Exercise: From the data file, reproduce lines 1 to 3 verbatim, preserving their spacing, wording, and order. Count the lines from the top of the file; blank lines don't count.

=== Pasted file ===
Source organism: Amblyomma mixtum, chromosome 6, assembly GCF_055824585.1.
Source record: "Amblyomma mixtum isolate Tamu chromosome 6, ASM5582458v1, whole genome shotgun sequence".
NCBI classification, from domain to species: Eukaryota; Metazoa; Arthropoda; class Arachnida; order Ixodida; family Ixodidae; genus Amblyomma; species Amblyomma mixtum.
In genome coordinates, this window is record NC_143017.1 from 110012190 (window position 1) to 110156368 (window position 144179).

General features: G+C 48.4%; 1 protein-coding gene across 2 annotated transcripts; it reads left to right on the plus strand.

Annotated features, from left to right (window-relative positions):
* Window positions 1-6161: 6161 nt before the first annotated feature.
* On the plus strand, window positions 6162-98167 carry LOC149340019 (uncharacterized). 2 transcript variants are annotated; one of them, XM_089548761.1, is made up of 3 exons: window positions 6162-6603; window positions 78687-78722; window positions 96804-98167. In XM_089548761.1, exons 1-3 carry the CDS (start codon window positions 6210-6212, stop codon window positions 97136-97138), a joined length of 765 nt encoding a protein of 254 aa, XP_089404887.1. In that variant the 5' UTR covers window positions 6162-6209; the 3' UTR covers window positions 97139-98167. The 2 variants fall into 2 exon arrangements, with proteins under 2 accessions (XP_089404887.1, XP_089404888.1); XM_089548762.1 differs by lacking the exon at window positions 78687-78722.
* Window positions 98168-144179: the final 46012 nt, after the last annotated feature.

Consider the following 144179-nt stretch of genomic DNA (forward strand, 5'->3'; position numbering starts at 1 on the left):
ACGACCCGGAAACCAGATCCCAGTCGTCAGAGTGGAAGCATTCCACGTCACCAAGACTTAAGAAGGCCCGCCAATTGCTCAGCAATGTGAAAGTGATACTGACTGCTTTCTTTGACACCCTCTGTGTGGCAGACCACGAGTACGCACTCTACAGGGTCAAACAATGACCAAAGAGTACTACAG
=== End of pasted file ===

Source organism: Amblyomma mixtum, chromosome 6, assembly GCF_055824585.1.
Source record: "Amblyomma mixtum isolate Tamu chromosome 6, ASM5582458v1, whole genome shotgun sequence".
NCBI classification, from domain to species: Eukaryota; Metazoa; Arthropoda; class Arachnida; order Ixodida; family Ixodidae; genus Amblyomma; species Amblyomma mixtum.